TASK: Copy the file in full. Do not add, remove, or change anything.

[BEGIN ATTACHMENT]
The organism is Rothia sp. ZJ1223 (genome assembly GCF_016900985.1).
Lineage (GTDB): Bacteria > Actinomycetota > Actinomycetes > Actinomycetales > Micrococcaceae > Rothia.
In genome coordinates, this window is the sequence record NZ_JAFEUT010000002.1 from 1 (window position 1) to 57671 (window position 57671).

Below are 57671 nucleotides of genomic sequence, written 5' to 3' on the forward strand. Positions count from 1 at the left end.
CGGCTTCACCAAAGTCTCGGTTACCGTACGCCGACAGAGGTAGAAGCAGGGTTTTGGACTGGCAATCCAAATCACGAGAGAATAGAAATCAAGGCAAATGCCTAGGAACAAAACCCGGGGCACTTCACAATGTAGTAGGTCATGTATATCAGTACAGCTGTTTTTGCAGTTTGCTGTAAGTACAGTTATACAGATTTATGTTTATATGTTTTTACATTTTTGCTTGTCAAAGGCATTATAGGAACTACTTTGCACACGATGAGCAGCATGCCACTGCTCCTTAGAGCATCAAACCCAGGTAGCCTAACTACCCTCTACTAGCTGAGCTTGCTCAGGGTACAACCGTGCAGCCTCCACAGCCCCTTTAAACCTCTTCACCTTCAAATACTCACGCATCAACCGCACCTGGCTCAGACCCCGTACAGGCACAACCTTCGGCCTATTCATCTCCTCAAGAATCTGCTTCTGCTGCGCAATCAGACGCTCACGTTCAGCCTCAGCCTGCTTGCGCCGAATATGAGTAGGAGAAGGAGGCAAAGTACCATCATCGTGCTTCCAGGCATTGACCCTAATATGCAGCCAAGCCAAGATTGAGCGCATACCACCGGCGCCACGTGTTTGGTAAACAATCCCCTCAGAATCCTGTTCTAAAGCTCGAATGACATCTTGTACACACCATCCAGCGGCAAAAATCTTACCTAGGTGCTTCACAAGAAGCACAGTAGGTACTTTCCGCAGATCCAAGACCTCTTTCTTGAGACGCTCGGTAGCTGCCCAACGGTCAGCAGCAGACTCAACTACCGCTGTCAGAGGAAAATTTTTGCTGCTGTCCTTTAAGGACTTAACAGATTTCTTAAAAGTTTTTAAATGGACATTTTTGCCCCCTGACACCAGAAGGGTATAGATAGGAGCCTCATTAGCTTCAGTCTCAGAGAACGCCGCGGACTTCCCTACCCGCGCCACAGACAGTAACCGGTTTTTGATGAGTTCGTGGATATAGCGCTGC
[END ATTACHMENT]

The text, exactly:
The organism is Rothia sp. ZJ1223 (genome assembly GCF_016900985.1).
Lineage (GTDB): Bacteria > Actinomycetota > Actinomycetes > Actinomycetales > Micrococcaceae > Rothia.
In genome coordinates, this window is the sequence record NZ_JAFEUT010000002.1 from 1 (window position 1) to 57671 (window position 57671).

Below are 57671 nucleotides of genomic sequence, written 5' to 3' on the forward strand. Positions count from 1 at the left end.
CGGCTTCACCAAAGTCTCGGTTACCGTACGCCGACAGAGGTAGAAGCAGGGTTTTGGACTGGCAATCCAAATCACGAGAGAATAGAAATCAAGGCAAATGCCTAGGAACAAAACCCGGGGCACTTCACAATGTAGTAGGTCATGTATATCAGTACAGCTGTTTTTGCAGTTTGCTGTAAGTACAGTTATACAGATTTATGTTTATATGTTTTTACATTTTTGCTTGTCAAAGGCATTATAGGAACTACTTTGCACACGATGAGCAGCATGCCACTGCTCCTTAGAGCATCAAACCCAGGTAGCCTAACTACCCTCTACTAGCTGAGCTTGCTCAGGGTACAACCGTGCAGCCTCCACAGCCCCTTTAAACCTCTTCACCTTCAAATACTCACGCATCAACCGCACCTGGCTCAGACCCCGTACAGGCACAACCTTCGGCCTATTCATCTCCTCAAGAATCTGCTTCTGCTGCGCAATCAGACGCTCACGTTCAGCCTCAGCCTGCTTGCGCCGAATATGAGTAGGAGAAGGAGGCAAAGTACCATCATCGTGCTTCCAGGCATTGACCCTAATATGCAGCCAAGCCAAGATTGAGCGCATACCACCGGCGCCACGTGTTTGGTAAACAATCCCCTCAGAATCCTGTTCTAAAGCTCGAATGACATCTTGTACACACCATCCAGCGGCAAAAATCTTACCTAGGTGCTTCACAAGAAGCACAGTAGGTACTTTCCGCAGATCCAAGACCTCTTTCTTGAGACGCTCGGTAGCTGCCCAACGGTCAGCAGCAGACTCAACTACCGCTGTCAGAGGAAAATTTTTGCTGCTGTCCTTTAAGGACTTAACAGATTTCTTAAAAGTTTTTAAATGGACATTTTTGCCCCCTGACACCAGAAGGGTATAGATAGGAGCCTCATTAGCTTCAGTCTCAGAGAACGCCGCGGACTTCCCTACCCGCGCCACAGACAGTAACCGGTTTTTGATGAGTTCGTGGATATAGCGCTGC